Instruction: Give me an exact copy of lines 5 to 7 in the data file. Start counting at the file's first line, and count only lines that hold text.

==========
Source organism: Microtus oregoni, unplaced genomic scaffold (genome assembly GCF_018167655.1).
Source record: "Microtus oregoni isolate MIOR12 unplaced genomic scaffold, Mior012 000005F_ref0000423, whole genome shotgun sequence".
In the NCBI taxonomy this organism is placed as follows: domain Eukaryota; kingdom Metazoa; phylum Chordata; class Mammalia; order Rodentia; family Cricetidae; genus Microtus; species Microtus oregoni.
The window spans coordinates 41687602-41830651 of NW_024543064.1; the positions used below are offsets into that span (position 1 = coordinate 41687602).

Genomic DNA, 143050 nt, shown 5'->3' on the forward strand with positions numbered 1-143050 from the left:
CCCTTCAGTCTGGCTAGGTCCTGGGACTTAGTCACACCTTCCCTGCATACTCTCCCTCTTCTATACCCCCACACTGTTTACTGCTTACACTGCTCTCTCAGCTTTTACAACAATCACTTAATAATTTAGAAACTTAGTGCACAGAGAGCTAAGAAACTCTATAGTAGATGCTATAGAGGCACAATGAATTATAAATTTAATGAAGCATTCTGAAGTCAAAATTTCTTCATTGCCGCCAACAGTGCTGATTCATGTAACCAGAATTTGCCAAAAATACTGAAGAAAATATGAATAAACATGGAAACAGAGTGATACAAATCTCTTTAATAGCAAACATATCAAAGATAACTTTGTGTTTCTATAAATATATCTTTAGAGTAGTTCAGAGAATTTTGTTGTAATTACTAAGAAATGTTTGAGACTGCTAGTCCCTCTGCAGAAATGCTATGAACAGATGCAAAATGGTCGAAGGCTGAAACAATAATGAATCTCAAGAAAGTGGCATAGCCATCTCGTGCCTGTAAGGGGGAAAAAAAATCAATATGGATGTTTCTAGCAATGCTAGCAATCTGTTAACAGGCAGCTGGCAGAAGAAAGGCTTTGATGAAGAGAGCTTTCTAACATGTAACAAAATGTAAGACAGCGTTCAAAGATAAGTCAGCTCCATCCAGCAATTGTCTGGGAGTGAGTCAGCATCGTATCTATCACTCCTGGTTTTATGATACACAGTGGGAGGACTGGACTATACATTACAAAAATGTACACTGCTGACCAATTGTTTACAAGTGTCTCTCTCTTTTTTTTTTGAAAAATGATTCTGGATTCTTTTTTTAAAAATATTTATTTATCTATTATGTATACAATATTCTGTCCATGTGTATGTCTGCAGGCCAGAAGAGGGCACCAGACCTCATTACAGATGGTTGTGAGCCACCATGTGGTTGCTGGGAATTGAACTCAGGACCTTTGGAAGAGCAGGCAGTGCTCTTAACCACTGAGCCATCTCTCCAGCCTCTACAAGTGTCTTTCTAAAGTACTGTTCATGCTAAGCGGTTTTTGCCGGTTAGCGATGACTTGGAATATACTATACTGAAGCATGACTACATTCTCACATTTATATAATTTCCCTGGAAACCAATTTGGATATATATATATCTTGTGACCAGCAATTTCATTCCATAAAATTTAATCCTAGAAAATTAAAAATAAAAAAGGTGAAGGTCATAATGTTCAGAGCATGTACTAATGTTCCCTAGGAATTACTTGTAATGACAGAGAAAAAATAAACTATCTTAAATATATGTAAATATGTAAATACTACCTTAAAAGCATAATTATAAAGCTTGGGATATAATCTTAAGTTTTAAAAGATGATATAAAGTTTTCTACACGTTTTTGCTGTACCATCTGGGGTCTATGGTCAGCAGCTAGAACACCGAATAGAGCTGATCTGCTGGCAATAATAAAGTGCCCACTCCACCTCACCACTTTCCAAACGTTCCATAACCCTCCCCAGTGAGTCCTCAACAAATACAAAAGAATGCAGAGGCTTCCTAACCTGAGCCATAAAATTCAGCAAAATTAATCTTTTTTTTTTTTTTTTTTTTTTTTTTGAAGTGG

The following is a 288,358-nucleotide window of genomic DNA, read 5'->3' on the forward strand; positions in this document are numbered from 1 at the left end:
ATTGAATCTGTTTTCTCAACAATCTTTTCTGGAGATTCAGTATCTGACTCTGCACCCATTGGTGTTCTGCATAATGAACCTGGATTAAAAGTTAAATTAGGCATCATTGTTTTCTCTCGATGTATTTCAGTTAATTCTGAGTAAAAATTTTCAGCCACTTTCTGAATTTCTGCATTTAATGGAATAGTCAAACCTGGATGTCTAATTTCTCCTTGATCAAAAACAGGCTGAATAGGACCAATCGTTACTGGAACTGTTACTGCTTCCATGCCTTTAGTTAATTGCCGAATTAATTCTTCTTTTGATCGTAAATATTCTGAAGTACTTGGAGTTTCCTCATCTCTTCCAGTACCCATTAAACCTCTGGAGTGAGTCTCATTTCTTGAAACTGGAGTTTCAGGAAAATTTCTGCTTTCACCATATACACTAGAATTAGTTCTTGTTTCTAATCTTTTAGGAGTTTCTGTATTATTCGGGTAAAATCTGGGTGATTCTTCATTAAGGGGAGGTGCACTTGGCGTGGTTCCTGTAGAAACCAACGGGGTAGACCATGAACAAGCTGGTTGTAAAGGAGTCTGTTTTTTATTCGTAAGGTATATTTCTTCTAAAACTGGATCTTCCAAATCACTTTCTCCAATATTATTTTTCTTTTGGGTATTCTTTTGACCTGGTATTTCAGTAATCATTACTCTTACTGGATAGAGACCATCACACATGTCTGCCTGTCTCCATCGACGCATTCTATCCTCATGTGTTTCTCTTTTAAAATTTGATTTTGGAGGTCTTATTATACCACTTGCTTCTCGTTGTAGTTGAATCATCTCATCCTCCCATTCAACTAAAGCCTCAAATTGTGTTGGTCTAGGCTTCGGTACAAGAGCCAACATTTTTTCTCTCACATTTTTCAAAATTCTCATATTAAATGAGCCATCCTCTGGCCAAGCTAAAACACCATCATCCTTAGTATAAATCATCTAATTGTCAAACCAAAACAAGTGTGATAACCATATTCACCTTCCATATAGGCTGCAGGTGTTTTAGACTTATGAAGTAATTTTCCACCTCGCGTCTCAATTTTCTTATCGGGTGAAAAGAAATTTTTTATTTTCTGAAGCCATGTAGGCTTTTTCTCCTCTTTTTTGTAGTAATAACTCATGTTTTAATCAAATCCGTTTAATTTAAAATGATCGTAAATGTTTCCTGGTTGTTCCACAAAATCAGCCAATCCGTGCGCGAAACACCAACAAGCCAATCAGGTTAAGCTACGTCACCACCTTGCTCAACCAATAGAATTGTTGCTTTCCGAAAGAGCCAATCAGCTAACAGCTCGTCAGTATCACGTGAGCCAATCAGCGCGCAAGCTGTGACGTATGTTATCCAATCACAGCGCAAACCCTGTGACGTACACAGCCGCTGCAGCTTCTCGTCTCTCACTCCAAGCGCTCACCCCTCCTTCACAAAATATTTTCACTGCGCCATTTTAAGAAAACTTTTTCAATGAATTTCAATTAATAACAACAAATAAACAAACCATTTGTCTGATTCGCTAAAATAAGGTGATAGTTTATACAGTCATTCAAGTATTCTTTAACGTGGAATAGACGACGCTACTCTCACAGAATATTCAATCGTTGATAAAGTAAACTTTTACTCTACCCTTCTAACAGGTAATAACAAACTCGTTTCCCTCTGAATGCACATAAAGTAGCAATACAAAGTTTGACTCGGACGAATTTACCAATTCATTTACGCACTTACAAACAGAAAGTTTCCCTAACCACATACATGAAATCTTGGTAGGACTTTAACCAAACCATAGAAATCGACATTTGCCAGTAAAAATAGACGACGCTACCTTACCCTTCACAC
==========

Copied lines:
Genomic DNA, 143050 nt, shown 5'->3' on the forward strand with positions numbered 1-143050 from the left:
CCCTTCAGTCTGGCTAGGTCCTGGGACTTAGTCACACCTTCCCTGCATACTCTCCCTCTTCTATACCCCCACACTGTTTACTGCTTACACTGCTCTCTCAGCTTTTACAACAATCACTTAATAATTTAGAAACTTAGTGCACAGAGAGCTAAGAAACTCTATAGTAGATGCTATAGAGGCACAATGAATTATAAATTTAATGAAGCATTCTGAAGTCAAAATTTCTTCATTGCCGCCAACAGTGCTGATTCATGTAACCAGAATTTGCCAAAAATACTGAAGAAAATATGAATAAACATGGAAACAGAGTGATACAAATCTCTTTAATAGCAAACATATCAAAGATAACTTTGTGTTTCTATAAATATATCTTTAGAGTAGTTCAGAGAATTTTGTTGTAATTACTAAGAAATGTTTGAGACTGCTAGTCCCTCTGCAGAAATGCTATGAACAGATGCAAAATGGTCGAAGGCTGAAACAATAATGAATCTCAAGAAAGTGGCATAGCCATCTCGTGCCTGTAAGGGGGAAAAAAAATCAATATGGATGTTTCTAGCAATGCTAGCAATCTGTTAACAGGCAGCTGGCAGAAGAAAGGCTTTGATGAAGAGAGCTTTCTAACATGTAACAAAATGTAAGACAGCGTTCAAAGATAAGTCAGCTCCATCCAGCAATTGTCTGGGAGTGAGTCAGCATCGTATCTATCACTCCTGGTTTTATGATACACAGTGGGAGGACTGGACTATACATTACAAAAATGTACACTGCTGACCAATTGTTTACAAGTGTCTCTCTCTTTTTTTTTTGAAAAATGATTCTGGATTCTTTTTTTAAAAATATTTATTTATCTATTATGTATACAATATTCTGTCCATGTGTATGTCTGCAGGCCAGAAGAGGGCACCAGACCTCATTACAGATGGTTGTGAGCCACCATGTGGTTGCTGGGAATTGAACTCAGGACCTTTGGAAGAGCAGGCAGTGCTCTTAACCACTGAGCCATCTCTCCAGCCTCTACAAGTGTCTTTCTAAAGTACTGTTCATGCTAAGCGGTTTTTGCCGGTTAGCGATGACTTGGAATATACTATACTGAAGCATGACTACATTCTCACATTTATATAATTTCCCTGGAAACCAATTTGGATATATATATATCTTGTGACCAGCAATTTCATTCCATAAAATTTAATCCTAGAAAATTAAAAATAAAAAAGGTGAAGGTCATAATGTTCAGAGCATGTACTAATGTTCCCTAGGAATTACTTGTAATGACAGAGAAAAAATAAACTATCTTAAATATATGTAAATATGTAAATACTACCTTAAAAGCATAATTATAAAGCTTGGGATATAATCTTAAGTTTTAAAAGATGATATAAAGTTTTCTACACGTTTTTGCTGTACCATCTGGGGTCTATGGTCAGCAGCTAGAACACCGAATAGAGCTGATCTGCTGGCAATAATAAAGTGCCCACTCCACCTCACCACTTTCCAAACGTTCCATAACCCTCCCCAGTGAGTCCTCAACAAATACAAAAGAATGCAGAGGCTTCCTAACCTGAGCCATAAAATTCAGCAAAATTAATCTTTTTTTTTTTTTTTTTTTTTTTTTTGAAGTGG

The following is a 288,358-nucleotide window of genomic DNA, read 5'->3' on the forward strand; positions in this document are numbered from 1 at the left end: